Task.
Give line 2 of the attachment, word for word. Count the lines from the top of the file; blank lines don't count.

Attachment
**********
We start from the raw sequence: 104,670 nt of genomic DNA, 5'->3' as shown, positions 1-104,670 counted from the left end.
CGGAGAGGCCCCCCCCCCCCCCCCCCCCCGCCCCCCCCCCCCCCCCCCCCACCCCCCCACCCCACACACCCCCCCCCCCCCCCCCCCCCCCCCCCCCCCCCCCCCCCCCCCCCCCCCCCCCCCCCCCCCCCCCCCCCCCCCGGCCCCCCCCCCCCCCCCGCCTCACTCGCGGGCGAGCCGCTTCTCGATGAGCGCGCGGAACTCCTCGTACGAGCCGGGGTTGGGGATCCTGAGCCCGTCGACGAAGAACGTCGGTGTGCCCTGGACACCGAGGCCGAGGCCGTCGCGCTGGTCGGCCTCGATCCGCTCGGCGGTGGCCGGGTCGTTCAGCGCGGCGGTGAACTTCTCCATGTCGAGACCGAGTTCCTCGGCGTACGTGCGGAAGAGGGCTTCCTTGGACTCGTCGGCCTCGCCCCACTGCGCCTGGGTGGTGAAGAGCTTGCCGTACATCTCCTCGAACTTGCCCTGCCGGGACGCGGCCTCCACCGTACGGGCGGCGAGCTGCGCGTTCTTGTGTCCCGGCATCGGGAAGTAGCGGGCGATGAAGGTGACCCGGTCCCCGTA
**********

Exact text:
CGGAGAGGCCCCCCCCCCCCCCCCCCCCCGCCCCCCCCCCCCCCCCCCCCACCCCCCCACCCCACACACCCCCCCCCCCCCCCCCCCCCCCCCCCCCCCCCCCCCCCCCCCCCCCCCCCCCCCCCCCCCCCCCCCCCCCCCGGCCCCCCCCCCCCCCCCGCCTCACTCGCGGGCGAGCCGCTTCTCGATGAGCGCGCGGAACTCCTCGTACGAGCCGGGGTTGGGGATCCTGAGCCCGTCGACGAAGAACGTCGGTGTGCCCTGGACACCGAGGCCGAGGCCGTCGCGCTGGTCGGCCTCGATCCGCTCGGCGGTGGCCGGGTCGTTCAGCGCGGCGGTGAACTTCTCCATGTCGAGACCGAGTTCCTCGGCGTACGTGCGGAAGAGGGCTTCCTTGGACTCGTCGGCCTCGCCCCACTGCGCCTGGGTGGTGAAGAGCTTGCCGTACATCTCCTCGAACTTGCCCTGCCGGGACGCGGCCTCCACCGTACGGGCGGCGAGCTGCGCGTTCTTGTGTCCCGGCATCGGGAAGTAGCGGGCGATGAAGGTGACCCGGTCCCCGTA